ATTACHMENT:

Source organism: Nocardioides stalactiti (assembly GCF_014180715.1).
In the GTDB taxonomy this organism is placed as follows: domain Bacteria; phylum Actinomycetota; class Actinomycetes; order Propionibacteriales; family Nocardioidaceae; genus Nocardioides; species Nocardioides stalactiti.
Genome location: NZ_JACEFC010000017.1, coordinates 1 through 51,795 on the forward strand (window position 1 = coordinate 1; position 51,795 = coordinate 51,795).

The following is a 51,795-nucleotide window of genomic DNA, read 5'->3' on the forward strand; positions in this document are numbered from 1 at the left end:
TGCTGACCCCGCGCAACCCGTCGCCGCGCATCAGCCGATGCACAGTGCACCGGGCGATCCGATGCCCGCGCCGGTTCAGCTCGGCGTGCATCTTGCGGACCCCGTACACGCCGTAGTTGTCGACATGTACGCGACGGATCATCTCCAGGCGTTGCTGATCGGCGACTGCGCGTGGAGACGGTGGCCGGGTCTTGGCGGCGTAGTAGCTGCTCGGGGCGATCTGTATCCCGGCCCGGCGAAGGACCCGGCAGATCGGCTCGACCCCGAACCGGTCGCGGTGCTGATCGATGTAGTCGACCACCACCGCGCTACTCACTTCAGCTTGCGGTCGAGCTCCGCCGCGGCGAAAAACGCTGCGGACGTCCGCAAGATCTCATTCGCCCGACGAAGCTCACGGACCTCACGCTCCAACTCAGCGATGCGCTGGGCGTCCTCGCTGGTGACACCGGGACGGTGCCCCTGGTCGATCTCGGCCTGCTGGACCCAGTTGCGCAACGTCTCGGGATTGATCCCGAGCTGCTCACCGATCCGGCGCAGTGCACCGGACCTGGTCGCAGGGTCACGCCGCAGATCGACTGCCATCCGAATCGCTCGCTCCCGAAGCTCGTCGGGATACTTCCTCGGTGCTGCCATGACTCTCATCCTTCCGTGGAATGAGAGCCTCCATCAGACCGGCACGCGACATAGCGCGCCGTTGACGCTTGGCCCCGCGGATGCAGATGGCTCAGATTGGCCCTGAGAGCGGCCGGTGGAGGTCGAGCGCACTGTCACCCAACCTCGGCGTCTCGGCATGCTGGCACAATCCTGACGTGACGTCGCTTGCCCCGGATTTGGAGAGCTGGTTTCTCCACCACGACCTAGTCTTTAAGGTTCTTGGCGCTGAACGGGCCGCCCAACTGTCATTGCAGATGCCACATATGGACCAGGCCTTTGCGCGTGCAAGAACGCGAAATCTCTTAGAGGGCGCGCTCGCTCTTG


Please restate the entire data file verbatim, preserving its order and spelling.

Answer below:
Source organism: Nocardioides stalactiti (assembly GCF_014180715.1).
In the GTDB taxonomy this organism is placed as follows: domain Bacteria; phylum Actinomycetota; class Actinomycetes; order Propionibacteriales; family Nocardioidaceae; genus Nocardioides; species Nocardioides stalactiti.
Genome location: NZ_JACEFC010000017.1, coordinates 1 through 51,795 on the forward strand (window position 1 = coordinate 1; position 51,795 = coordinate 51,795).

The following is a 51,795-nucleotide window of genomic DNA, read 5'->3' on the forward strand; positions in this document are numbered from 1 at the left end:
TGCTGACCCCGCGCAACCCGTCGCCGCGCATCAGCCGATGCACAGTGCACCGGGCGATCCGATGCCCGCGCCGGTTCAGCTCGGCGTGCATCTTGCGGACCCCGTACACGCCGTAGTTGTCGACATGTACGCGACGGATCATCTCCAGGCGTTGCTGATCGGCGACTGCGCGTGGAGACGGTGGCCGGGTCTTGGCGGCGTAGTAGCTGCTCGGGGCGATCTGTATCCCGGCCCGGCGAAGGACCCGGCAGATCGGCTCGACCCCGAACCGGTCGCGGTGCTGATCGATGTAGTCGACCACCACCGCGCTACTCACTTCAGCTTGCGGTCGAGCTCCGCCGCGGCGAAAAACGCTGCGGACGTCCGCAAGATCTCATTCGCCCGACGAAGCTCACGGACCTCACGCTCCAACTCAGCGATGCGCTGGGCGTCCTCGCTGGTGACACCGGGACGGTGCCCCTGGTCGATCTCGGCCTGCTGGACCCAGTTGCGCAACGTCTCGGGATTGATCCCGAGCTGCTCACCGATCCGGCGCAGTGCACCGGACCTGGTCGCAGGGTCACGCCGCAGATCGACTGCCATCCGAATCGCTCGCTCCCGAAGCTCGTCGGGATACTTCCTCGGTGCTGCCATGACTCTCATCCTTCCGTGGAATGAGAGCCTCCATCAGACCGGCACGCGACATAGCGCGCCGTTGACGCTTGGCCCCGCGGATGCAGATGGCTCAGATTGGCCCTGAGAGCGGCCGGTGGAGGTCGAGCGCACTGTCACCCAACCTCGGCGTCTCGGCATGCTGGCACAATCCTGACGTGACGTCGCTTGCCCCGGATTTGGAGAGCTGGTTTCTCCACCACGACCTAGTCTTTAAGGTTCTTGGCGCTGAACGGGCCGCCCAACTGTCATTGCAGATGCCACATATGGACCAGGCCTTTGCGCGTGCAAGAACGCGAAATCTCTTAGAGGGCGCGCTCGCTCTTG